`We thought that being a Dalit meant you were low, but why should we do slavish jobs for these people? We have our humanity; we deserve equality.'

Over the decade, the REDS campaign for Dalit rights has gained strength. This spring, after an upper-caste mob burned seven Dalits to death, REDS mobilized thousands of Dalits to block 10 national highways forcing the government to provide shelter and compensation for the victims' families. In January, the Rajs launched the Ambedkar Era, a year of Dalit pride. In Tumkur, M. C. Raj lectured a crowd of 40,000 Dalits, telling them how their people had been the original inhabitants of India before the Aryan Hindus invaded. Many of the listeners have never thought of themselves as anything other than outcasts from Hindu society. "We thought that being a Dalit meant you were low," says Thippeswany, a Dalit. "But why should we do slavish jobs for these people? We have our humanity; we deserve equality." The few Dalits lucky enough to make it to white-collar jobs agree. "I welcome [violence]," says one of the country's top-ranking Dalit civil servants. "It's the only way. We've been pushed to the wall." Even in the corridors of power, Dalit professionals face discrimination. Two years ago, when a high-court judge in Uttar Pradesh took over his post from a Dalit, he was so worried about being tainted by his low-caste predecessor that he had the chambers "purified" with water from the sacred Ganges. Some upper-caste Indians object to the government's affirmative-action policies, which they say guarantee too many jobs for lower-caste people eat the expense of other castes. Under the Constitution, there are "reservations," or quotas, for Dalits: about 23 percent of government jobs and university places are reserved for "Scheduled Castes and Tribes." Dalit activists argue that as of last year, over a million "reserved" posts remained unfilled, ostensibly because there were no qualified Dalits to fill them. "Even under the reservation system, there's practically no recruitment," says K. S. Chauhan. He is one of three Dalit lawyers working among 3,000 attorneys at the Supreme Court. "In the power structure as it stands," Chauhan says, "Dalits don't exist." India's government is pushing for a constitutional review, and Dalits fear that they may lose their quotas. "Rubbish," retorts Maneka Gandhi, Minister for Social Justice and Empowerment. The purpose of the review, she says, will be "to see what we need to do to make it better." The reservation system has had its success stories. Y. Chinna Rao remembers his upper-caste schoolteacher searching for a stick to beat him when he misbehaved. The man didn't want to touch Rao directly, for fear of pollution by a Dalit. Today, Rao teaches history at Delhi's prestigious Jawaharal Nehru University, a post he says was "literally above the dreams" of a boy who'd been forced to sit separated from upper-caste classmates. But the reservation system that helped him succeed carries a new stigma. It means that caste is duly recorded on all official documents. Asked when their kids first knew they were Dalits, villagers say it was after their first day at school, when their teacher duly notes in the ledger that they are "SC""Scheduled Caste." The label sticks, even after you've made it: `People say, `Oh, he's a reservation fellow'," says the 33-year-old Rao. Many Dalits fear that India's recent shift to a privatized economy, open to foreign investment, will hurt lower castes. Private industry has no quotas. "Once the private sector emerges as the strongest player," says Ambrose Pinto, head of the Delhi-based Indian Social Institute, "Dalits have no chance." But others say an open economy will bring just the opposite opportunity, since foreign investors don't care about caste. "If you can deliver the goods, you rise," observes Tarun Mehta, a Dalit who runs a Delhi-based insurance consultancy. "That will be good for Dalits." India's swift urbanization is a mixed blessing for Dalits. Many lower-caste people have been moving to cities. "Our youth are leaving our village rather than depending on the dominant-caste people," observes Narasimhiah, a villager in the Tumkur district of Tamil Nadu. "They have become bold and independent." But activists point out that urban Dalits are still oppressed. Only Dalits clean sewers, break stones or sweep roads. "Who is building India's cities?" asks Ruth Manorama, head of the National Federation of Dalit Women. "Who is cleaning toilets, building its roads? Dalits."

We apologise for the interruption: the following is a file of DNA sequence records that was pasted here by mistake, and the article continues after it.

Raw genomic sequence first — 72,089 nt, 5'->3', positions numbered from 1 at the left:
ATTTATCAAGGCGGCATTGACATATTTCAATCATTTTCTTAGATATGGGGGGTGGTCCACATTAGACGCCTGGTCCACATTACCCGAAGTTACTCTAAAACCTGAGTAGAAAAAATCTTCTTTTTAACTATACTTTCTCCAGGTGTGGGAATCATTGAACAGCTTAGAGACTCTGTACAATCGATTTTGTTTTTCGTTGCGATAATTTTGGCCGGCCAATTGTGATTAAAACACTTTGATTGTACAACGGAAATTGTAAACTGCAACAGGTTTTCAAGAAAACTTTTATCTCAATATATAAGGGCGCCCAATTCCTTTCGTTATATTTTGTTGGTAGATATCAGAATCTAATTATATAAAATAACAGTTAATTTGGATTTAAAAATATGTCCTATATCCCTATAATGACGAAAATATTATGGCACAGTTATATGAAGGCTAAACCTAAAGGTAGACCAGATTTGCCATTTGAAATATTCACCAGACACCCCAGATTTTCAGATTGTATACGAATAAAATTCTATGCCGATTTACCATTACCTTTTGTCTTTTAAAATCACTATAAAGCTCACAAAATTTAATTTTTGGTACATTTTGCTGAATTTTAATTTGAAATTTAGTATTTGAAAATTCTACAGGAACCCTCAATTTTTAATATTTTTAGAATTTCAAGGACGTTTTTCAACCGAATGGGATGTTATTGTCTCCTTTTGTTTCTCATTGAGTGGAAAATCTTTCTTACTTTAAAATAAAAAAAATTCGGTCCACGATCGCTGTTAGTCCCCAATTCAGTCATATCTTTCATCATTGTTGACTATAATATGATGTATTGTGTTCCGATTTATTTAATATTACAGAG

Politics could change that. Over the past decade, Dalit political parties have emerged across the country. The 1998 election showed a consolidation of Dalits with other minorities into an effective voting block in many Indian states. A Dalit woman, Mayawati, was even elected chief minister of Uttar Pradesh. India got its first Dalit archbishop this spring, and its first Dalit Supreme Court judge last month. In Tumkur's local council elections this spring, Dalits ran for the first time. A Dalit named Ramesh K., like 300 other Dalits across the district, won. His wizened mother, Lakshmamma, sees historic change. "When I was young, people would call me by the name of my caste," she says. "Now they call me by my name." That's a start.

With Sudip Mazumdar

copyright 2000 Newsweek, Inc.

Center for Justice and Peace in South Asia - An advocacy group for Indigenous and Minority Rights.